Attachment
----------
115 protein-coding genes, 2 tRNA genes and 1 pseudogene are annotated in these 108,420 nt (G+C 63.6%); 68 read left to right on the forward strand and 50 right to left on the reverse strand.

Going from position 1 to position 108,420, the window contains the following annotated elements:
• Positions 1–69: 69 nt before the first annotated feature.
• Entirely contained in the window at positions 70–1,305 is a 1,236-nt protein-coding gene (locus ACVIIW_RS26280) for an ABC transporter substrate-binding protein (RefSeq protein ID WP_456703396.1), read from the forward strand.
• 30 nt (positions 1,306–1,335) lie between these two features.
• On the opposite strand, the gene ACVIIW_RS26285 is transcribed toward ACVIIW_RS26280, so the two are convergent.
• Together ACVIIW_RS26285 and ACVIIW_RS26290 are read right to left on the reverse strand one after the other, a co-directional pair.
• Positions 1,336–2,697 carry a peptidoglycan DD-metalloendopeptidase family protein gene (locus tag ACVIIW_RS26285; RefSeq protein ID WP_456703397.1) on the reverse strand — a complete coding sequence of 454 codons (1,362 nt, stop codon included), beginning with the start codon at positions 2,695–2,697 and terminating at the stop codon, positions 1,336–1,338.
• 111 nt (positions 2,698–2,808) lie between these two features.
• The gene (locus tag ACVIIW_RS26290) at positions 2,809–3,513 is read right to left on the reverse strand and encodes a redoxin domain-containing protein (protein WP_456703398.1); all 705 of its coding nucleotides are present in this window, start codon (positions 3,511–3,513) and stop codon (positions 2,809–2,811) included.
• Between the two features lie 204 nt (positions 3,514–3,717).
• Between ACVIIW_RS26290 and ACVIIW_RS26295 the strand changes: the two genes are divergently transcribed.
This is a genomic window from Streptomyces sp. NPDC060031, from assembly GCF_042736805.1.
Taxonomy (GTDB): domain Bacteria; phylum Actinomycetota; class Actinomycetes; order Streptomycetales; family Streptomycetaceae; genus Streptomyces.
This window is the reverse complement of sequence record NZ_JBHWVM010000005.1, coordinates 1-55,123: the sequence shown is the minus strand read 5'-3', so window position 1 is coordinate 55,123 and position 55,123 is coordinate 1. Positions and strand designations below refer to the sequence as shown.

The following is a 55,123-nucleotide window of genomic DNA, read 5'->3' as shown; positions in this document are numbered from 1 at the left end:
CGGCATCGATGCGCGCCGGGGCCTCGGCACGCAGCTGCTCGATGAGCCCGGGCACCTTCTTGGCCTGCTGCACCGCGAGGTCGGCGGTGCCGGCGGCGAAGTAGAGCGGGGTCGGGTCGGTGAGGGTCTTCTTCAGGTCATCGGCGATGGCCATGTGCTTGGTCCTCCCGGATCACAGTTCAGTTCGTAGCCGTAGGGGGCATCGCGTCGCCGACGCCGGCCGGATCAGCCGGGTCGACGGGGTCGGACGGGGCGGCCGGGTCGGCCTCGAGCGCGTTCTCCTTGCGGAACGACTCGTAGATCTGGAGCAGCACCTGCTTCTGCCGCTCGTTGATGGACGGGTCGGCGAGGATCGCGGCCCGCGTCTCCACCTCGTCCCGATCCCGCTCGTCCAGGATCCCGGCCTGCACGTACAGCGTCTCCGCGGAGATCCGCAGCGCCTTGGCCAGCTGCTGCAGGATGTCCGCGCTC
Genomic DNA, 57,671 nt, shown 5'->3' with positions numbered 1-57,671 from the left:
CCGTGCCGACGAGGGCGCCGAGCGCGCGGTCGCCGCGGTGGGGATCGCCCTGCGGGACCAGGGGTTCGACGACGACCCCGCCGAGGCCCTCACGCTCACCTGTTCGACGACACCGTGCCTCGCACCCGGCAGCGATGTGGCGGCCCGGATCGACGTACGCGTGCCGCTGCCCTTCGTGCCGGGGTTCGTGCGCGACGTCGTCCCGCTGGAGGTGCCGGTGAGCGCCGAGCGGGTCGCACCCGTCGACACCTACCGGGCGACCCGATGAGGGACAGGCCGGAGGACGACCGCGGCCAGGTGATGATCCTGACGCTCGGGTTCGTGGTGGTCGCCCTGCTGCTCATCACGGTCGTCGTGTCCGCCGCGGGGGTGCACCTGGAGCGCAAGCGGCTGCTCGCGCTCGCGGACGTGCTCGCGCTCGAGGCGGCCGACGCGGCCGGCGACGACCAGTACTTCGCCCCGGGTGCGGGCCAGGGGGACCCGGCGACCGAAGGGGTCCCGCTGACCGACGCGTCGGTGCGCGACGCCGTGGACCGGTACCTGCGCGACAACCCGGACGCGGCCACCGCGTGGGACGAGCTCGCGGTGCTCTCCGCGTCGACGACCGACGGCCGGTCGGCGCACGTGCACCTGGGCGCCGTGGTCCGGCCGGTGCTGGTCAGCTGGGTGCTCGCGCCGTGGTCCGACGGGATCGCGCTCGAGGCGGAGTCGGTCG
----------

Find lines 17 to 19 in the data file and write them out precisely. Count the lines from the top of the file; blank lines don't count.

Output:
CGGCATCGATGCGCGCCGGGGCCTCGGCACGCAGCTGCTCGATGAGCCCGGGCACCTTCTTGGCCTGCTGCACCGCGAGGTCGGCGGTGCCGGCGGCGAAGTAGAGCGGGGTCGGGTCGGTGAGGGTCTTCTTCAGGTCATCGGCGATGGCCATGTGCTTGGTCCTCCCGGATCACAGTTCAGTTCGTAGCCGTAGGGGGCATCGCGTCGCCGACGCCGGCCGGATCAGCCGGGTCGACGGGGTCGGACGGGGCGGCCGGGTCGGCCTCGAGCGCGTTCTCCTTGCGGAACGACTCGTAGATCTGGAGCAGCACCTGCTTCTGCCGCTCGTTGATGGACGGGTCGGCGAGGATCGCGGCCCGCGTCTCCACCTCGTCCCGATCCCGCTCGTCCAGGATCCCGGCCTGCACGTACAGCGTCTCCGCGGAGATCCGCAGCGCCTTGGCCAGCTGCTGCAGGATGTCCGCGCTC
Genomic DNA, 57,671 nt, shown 5'->3' with positions numbered 1-57,671 from the left:
CCGTGCCGACGAGGGCGCCGAGCGCGCGGTCGCCGCGGTGGGGATCGCCCTGCGGGACCAGGGGTTCGACGACGACCCCGCCGAGGCCCTCACGCTCACCTGTTCGACGACACCGTGCCTCGCACCCGGCAGCGATGTGGCGGCCCGGATCGACGTACGCGTGCCGCTGCCCTTCGTGCCGGGGTTCGTGCGCGACGTCGTCCCGCTGGAGGTGCCGGTGAGCGCCGAGCGGGTCGCACCCGTCGACACCTACCGGGCGACCCGATGAGGGACAGGCCGGAGGACGACCGCGGCCAGGTGATGATCCTGACGCTCGGGTTCGTGGTGGTCGCCCTGCTGCTCATCACGGTCGTCGTGTCCGCCGCGGGGGTGCACCTGGAGCGCAAGCGGCTGCTCGCGCTCGCGGACGTGCTCGCGCTCGAGGCGGCCGACGCGGCCGGCGACGACCAGTACTTCGCCCCGGGTGCGGGCCAGGGGGACCCGGCGACCGAAGGGGTCCCGCTGACCGACGCGTCGGTGCGCGACGCCGTGGACCGGTACCTGCGCGACAACCCGGACGCGGCCACCGCGTGGGACGAGCTCGCGGTGCTCTCCGCGTCGACGACCGACGGCCGGTCGGCGCACGTGCACCTGGGCGCCGTGGTCCGGCCGGTGCTGGTCAGCTGGGTGCTCGCGCCGTGGTCCGACGGGATCGCGCTCGAGGCGGAGTCGGTCG